I honestly believe that the majority of Unionists would accept reunification once it happens, they just don’t want to be the generation that gives up the dream of a Protestant state.
    I think the significant number are starting to wonder what all this anti Irish stance is all about.

  • SeaanUiNeill

    We’re very much on the same page here, Skibo. Interestingly I was talking about Sunningdale with my wife over Breakfast this morning. The engineered sabotage of the agreement was, yes, another dire miscalculation by a version of Unionism which has for over a century nothing to offer any serious future but the sole act of blocking its path.

  • Ben De Hellenbacque

    Isn’t your um ‘fascination’ with your Athboy Conspiracy very ‘so what’? Trying to ‘break the bastards’ hasn’t been working terribly well for SF. The ‘Trojan Horse’ was never going to be allowed entry to the Unionist citadel.
    You seem simultaneously to underestimate the canniness of Unionist parties while resenting something that was nothing more than an unwitting disclosure that blew the over-optimistic Adams’ cover.
    SF’s ‘pursuit of peace’ is indeed cynical
    SF’s pursuit of liberal values is too.

  • Skibo

    My concern would be, is Unionism falling into the same old trap that every bit of equality and liberalism is seen as a sop to Republicanism.

  • Misc

    Likewise, thanks for yours Granni Trixie.

  • Tim E

    “We felt that we had to address the ambiguity or lose the agreement, so Tony Blair made a speech in Belfast in which he demanded that Sinn Féin choose between the Armalite and the ballot box.’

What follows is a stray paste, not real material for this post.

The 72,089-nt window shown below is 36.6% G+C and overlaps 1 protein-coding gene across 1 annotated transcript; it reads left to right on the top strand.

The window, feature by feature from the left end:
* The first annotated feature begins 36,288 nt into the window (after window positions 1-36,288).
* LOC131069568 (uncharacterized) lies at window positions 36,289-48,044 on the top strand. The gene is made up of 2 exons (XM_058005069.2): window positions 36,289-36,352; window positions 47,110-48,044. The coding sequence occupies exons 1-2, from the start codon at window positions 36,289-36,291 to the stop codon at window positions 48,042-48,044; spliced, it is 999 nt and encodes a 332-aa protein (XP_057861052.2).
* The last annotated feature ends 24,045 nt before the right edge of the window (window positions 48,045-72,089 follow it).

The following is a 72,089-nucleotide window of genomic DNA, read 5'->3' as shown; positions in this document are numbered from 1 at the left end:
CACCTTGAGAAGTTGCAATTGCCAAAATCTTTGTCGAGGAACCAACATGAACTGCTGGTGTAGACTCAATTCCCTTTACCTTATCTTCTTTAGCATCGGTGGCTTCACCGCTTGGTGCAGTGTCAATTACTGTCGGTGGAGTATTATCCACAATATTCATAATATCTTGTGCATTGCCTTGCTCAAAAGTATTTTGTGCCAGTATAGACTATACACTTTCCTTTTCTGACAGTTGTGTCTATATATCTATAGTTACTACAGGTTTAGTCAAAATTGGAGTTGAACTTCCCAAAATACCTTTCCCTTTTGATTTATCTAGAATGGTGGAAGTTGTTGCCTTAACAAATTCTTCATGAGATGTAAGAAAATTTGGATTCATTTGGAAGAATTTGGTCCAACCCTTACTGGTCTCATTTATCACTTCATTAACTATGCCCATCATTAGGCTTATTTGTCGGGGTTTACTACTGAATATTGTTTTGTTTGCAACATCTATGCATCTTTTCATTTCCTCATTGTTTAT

Tony Blair never ‘demanded’ anything of Sinn Fein, I can assure you. Moreover, JP ran back and forth to Belfast at SF’s behest, on many occasions!

  • Easóg

    Is SF’s pursuit of a united Ireland cynical too? Or is that part of their Marxist/Catholic/Maoist plan to rule in perpetuity? If SF did not champion the cause of an ILA who would have done it? Hardly the DUP. They also know if they appease the unionists this time, they are finished as a party.

  • Brian O’Neill

    Why do you assume he is getting a high fee or any fee? I don’t know what he was paid but I do know from our own events many public names are happy to give talks for free or covering expenses.

  • Granni Trixie

    You’re right – I was assuming he commanded quite a fee because he is in on a website of world leaders who for a fee give talks. I ought not to have assumed he was charging fees,

  • 05OCT68

    Is the problem with the “change of tactics” that it was easier to shoot republicans than to engage politically with them?

  • wild turkey


    … well a kinda Democratic process.

    In the early 1990s I wrote both TV broadcasters, BBCNI & UTV, and suggested this.

    For any given date, the broadcast would end with the simple, clear factual statement

    “ and on this date in 19__, X number of people died as a result of the Troubles/Conflict/War/Choose the label”

    The choice of the precise year would be based on the highest number of fatalities on that particular date.